On April 25, 2013, the Canadian Competition Bureau (the “Bureau”) published two new pre-merger notification interpretation guidelines. Subject to limited exceptions, mergers are pre-notifiable in Canada if specified party-size and transaction-size notification thresholds are satisfied. Pre-merger notification interpretation guidelines issued by the Bureau provide guidance on when filing exemptions may apply, how pre-notification thresholds should be calculated and information requirements for filings.
Guideline No. 12: Requirement to submit a new pre-merger notification or ARC request where a proposed transaction is subsequently amended
The first of the new guidelines provides guidance on when a new per-merger notification or advance ruling certificate (ARC) request must be filed if a proposed transaction is amended after a notification or ARC has been submitted.
The Guideline states that a new notification will be required when the information submitted in the original notification no longer satisfies the statutory requirement that a notification be correct and complete in all material respects. In the case of an ARC request, a new filing will be required if the amendment results in a more in-depth or different competitive effects analysis.
The Guideline also discusses four types of when four types of amendments may trigger a re-filing requirement. The four amendments discussed are: the addition of a new party; the addition of a new asset; the addition of new voting shares or redistribution of voting shares or assets; and, removal of an asset or party.
Addition of a New Party
The addition of a new party will generally require a new notification filing containing prescribed information for the new party unless the new party proposes: to acquire an ownership interest of less than 10%; is an affiliate of an existing party (and, if significant was covered by the initial filing); already controls the target; is a new vendor in a share transaction; or, is a guarantor. As the contents of an ARC request are not prescribed, the Bureau identifies factors it may consider in assessing whether a new filing is required. However, the type factors (namely, the nature of new party and the interest to be acquired) and consideration of them mirrors the approach identified in respect of a notification.
Addition of a New Asset
Where an additional asset does not relate to the operational aspects of the business or is ancillary to other assets that are proposed to be acquired, a new filing will not typically be required. Conversely, where the new asset is operational, a new filing will be required unless the parties clearly demonstrate that it does not create or enhance competitive overlap. In determining whether an asset is operational or ancillary, the Bureau will consider the book value of the asset, individually and in relation to existing assets.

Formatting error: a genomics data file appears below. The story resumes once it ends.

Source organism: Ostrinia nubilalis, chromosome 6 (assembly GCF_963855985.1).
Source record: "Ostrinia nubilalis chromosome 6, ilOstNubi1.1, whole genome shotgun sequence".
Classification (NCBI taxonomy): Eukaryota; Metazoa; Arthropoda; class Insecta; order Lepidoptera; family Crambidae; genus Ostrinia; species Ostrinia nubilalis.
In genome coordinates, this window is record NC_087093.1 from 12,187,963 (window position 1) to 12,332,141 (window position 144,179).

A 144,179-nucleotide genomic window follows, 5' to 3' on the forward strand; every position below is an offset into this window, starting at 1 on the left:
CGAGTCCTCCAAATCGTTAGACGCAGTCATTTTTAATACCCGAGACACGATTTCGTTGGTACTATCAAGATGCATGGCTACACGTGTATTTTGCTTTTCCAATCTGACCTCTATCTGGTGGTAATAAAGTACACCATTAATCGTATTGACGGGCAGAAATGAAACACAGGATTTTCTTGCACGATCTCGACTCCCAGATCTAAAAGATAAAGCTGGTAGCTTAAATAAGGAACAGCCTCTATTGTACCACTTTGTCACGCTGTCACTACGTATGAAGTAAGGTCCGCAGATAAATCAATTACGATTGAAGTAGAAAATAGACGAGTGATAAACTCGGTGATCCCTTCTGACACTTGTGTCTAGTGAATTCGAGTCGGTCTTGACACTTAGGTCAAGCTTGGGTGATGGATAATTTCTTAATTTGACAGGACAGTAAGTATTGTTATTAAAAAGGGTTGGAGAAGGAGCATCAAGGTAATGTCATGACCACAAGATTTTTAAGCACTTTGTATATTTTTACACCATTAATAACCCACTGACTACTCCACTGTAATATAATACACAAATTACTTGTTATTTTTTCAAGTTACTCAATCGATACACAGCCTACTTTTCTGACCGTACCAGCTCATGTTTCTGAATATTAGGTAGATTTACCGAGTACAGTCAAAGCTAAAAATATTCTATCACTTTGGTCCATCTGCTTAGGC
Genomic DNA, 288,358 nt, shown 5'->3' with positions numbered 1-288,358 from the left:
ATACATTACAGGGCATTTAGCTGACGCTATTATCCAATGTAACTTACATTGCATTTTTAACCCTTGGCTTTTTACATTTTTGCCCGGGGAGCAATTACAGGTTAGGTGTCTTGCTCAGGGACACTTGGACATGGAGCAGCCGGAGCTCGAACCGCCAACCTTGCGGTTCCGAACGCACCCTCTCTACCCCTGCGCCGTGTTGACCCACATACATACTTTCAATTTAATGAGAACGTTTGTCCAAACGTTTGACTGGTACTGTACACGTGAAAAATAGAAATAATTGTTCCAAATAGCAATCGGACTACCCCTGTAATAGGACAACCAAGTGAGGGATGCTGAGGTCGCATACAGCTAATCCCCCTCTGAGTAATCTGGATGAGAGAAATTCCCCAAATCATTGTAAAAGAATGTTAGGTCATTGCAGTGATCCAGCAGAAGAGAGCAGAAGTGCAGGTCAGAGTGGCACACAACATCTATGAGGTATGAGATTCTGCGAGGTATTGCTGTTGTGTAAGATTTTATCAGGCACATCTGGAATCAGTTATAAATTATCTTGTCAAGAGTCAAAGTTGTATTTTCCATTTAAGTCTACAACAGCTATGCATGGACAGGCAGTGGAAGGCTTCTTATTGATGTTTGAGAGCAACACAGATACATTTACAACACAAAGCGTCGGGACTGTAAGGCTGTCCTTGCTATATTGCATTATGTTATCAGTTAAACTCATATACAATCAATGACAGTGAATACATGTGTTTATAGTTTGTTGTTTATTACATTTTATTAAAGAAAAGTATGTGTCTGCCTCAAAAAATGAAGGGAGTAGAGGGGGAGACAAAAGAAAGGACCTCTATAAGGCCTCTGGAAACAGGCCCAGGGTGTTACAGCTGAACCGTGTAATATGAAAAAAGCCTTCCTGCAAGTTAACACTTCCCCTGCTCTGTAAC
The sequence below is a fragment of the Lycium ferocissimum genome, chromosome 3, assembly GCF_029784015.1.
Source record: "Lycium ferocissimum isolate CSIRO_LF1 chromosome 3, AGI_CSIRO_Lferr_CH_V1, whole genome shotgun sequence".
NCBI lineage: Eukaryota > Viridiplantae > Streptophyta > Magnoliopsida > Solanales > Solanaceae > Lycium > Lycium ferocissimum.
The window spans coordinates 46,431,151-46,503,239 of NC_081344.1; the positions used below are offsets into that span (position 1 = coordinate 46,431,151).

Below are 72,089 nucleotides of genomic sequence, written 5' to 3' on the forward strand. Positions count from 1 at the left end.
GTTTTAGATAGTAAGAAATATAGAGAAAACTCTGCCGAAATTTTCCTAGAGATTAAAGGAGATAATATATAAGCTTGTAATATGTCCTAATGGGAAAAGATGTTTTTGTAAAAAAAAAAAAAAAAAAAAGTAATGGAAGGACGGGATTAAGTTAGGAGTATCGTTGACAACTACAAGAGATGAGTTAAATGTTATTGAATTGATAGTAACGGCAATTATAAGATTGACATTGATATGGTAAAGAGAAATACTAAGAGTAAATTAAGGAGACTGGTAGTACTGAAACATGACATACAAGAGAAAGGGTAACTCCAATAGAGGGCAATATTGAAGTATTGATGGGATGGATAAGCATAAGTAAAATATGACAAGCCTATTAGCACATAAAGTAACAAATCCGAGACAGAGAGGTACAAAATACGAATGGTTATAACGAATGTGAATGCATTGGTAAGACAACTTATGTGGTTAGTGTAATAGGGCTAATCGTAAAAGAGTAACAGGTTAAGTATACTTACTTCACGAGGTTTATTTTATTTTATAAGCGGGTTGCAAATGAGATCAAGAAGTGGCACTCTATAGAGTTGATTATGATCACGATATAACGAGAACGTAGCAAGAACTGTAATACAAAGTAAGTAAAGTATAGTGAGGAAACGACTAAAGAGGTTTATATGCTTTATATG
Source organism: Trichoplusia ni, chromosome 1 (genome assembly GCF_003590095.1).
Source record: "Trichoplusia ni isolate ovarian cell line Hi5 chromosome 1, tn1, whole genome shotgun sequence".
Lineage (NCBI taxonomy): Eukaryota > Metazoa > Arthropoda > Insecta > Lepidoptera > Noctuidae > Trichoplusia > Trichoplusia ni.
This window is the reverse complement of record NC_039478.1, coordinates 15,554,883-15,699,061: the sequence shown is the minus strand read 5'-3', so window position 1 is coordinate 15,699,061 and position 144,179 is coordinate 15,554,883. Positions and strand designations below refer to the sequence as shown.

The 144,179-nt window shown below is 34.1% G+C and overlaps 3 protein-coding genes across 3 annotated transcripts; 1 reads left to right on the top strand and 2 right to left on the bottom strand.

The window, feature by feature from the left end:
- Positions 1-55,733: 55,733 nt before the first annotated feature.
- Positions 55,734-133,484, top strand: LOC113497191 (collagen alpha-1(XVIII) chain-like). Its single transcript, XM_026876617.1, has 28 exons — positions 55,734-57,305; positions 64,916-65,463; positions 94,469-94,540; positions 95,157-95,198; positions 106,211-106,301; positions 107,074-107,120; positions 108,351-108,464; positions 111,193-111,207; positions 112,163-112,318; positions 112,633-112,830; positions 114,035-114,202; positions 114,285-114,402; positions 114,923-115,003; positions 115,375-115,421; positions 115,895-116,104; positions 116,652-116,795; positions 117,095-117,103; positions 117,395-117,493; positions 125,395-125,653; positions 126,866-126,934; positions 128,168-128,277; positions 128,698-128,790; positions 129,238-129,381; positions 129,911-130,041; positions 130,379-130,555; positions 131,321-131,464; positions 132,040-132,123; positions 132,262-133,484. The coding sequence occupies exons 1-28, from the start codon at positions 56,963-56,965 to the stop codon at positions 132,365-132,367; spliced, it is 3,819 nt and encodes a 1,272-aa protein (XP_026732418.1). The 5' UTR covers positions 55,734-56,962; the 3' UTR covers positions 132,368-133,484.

Addition of New Voting Shares or Redistribution of Voting Shares, Assets or Ownership Interests
If the increase in ownership is less than 10% and does not exceed a new notification threshold, then a new filing will not typically be required. Also, if the party already holds more than a 50% voting interest, a new filing will not be required. In all other circumstances, it will be necessary to determine whether the filing is complete and correct in all material respects (in the case of a notification) or whether a more in-depth competitive effects analysis might be required (in the case of an ARC).
Removal of an Asset or Party
Removal of an asset or party will not likely require a new filing, unless it results in an increase in the ownership interest to be acquired by another party which triggers the thresholds discussed above.
Guideline No. 14: Duplication arising from transactions between affiliates
As in many other jurisdictions, in order to be pre-notifiable, a merger must meet both a party-size and transaction-size threshold, based on revenues and/or assets. The second new guideline discusses the treatment of duplication (of assets or revenues) arising from transactions between affiliates in the calculation of revenues and/or assets for purposes of the notification thresholds.
According to the Guideline, deduction for duplication is only permissible if the revenue or asset amount has already been included in the calculation of the party-size or transaction-size amount. This means that the threshold amounts may differ from those shown on consolidated financial statements. The Guidelines state that if the party-size or transaction-size threshold is not met based on the consolidated financial statements of a party a transaction, no further adjustments are required to determine pre-notifiability. This will not be the case, though, when the target of a proposed transaction is a subsidiary of a foreign parent.
The Bureau has yet to finalize guideline number 15 (which it also circulated in draft in 2012), addressing when an asset is “in” Canada or revenues are “in, from or into” Canada for purposes of applying the pre-notification thresholds.
The Bureau has not leapfrogged over Guideline number 13 (for superstitious or other reasons). Guideline 13 was published in 2011 and provides guidance on information to be included in a notification.